Marion police chief warns staff not to retaliate over harassment complaints

Personnel probe not tied to departure of two top administrators, officials say

A Marion Police squad car (Credit: City of Marion)
A Marion Police squad car (Credit: City of Marion)

As the Marion Police Department faces an internal personnel investigation, Chief Joseph McHale warned his employees Wednesday to not retaliate against any co-workers who complain of harassment.

“Illegal retaliation includes any type of adverse treatment or action that under the circumstances might well dissuade a reasonable person from engaging in protected activity, like making a discrimination or harassment complaint,” states his memo, which was publicly released Thursday following open records requests from the media.

City officials won’t say what is being investigated in the police department, which has 44 sworn officers and six civilian employees. Of those officers, four are women and the city does not have information about how many officers are people of color.

The probe happens as the department’s two top leaders are departing, although officials say the resignations of McHale and Deputy Chief Doug Slagle are not linked to the investigation.

The city announced April 12 that McHale was leaving to take a consulting job in Florida. McHale, whose last day is June 3, has led the Marion department since December 2016.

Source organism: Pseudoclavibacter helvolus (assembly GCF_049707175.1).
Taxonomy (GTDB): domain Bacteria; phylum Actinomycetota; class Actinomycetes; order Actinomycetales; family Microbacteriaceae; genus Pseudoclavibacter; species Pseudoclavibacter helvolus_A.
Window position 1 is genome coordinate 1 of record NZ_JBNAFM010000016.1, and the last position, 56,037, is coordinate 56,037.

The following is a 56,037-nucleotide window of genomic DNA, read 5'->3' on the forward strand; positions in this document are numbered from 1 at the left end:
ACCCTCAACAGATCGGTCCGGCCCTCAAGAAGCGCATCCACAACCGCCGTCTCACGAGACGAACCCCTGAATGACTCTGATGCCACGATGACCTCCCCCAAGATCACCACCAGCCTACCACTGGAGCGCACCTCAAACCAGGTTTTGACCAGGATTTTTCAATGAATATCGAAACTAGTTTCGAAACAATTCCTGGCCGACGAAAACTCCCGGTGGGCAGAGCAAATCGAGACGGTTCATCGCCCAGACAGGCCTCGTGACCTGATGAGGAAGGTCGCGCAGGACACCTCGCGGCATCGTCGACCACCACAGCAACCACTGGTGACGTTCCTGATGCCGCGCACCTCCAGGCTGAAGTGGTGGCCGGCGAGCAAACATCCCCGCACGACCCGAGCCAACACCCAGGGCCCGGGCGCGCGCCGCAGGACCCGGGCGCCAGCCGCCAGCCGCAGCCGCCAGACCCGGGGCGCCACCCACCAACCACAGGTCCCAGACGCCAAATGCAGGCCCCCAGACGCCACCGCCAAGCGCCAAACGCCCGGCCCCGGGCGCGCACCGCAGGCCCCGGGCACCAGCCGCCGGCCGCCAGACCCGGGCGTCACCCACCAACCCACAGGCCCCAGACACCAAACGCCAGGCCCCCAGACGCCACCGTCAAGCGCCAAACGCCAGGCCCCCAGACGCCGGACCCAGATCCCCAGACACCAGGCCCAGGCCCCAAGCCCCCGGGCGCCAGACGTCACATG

Slagle also has submitted his resignation, city officials confirmed.

The city announced April 23 it had hired Fran Haas, an attorney with Nyemaster Goode, to oversee the personnel investigation.

Haas specializes in cases of “discrimination, harassment and retaliation based on race, sex, age, national origin, disability and veteran status,” according to the firm’s website. She also handles cases about the Family Medical Leave Act, Equal Pay Act, wrongful termination, occupational safety and unemployment.


When The Gazette asked Haas about the investigation, she referred questions to Holly Corkery, an employment lawyer with the Lynch Dallas law firm. Lynch Dallas has done personnel work for the city of Marion since at least 2009, Corkery said.

Corkery provided, at The Gazette’s request, an April 22 email McHale sent to the police department announcing his decision to leave the force.

“In coming days, I will meet with department members to discuss the transition and timeline,” the email states. “It has been an honor to work with you all over the past two and a half years.”

But Corkery declined to provide further communications about McHale’s or Slagle’s resignations, saying they were not public records. She also would not provide The Gazette the city’s contract with Haas, saying it is exempt from the public records law because it contains “confidential attorney-client privileged material.”

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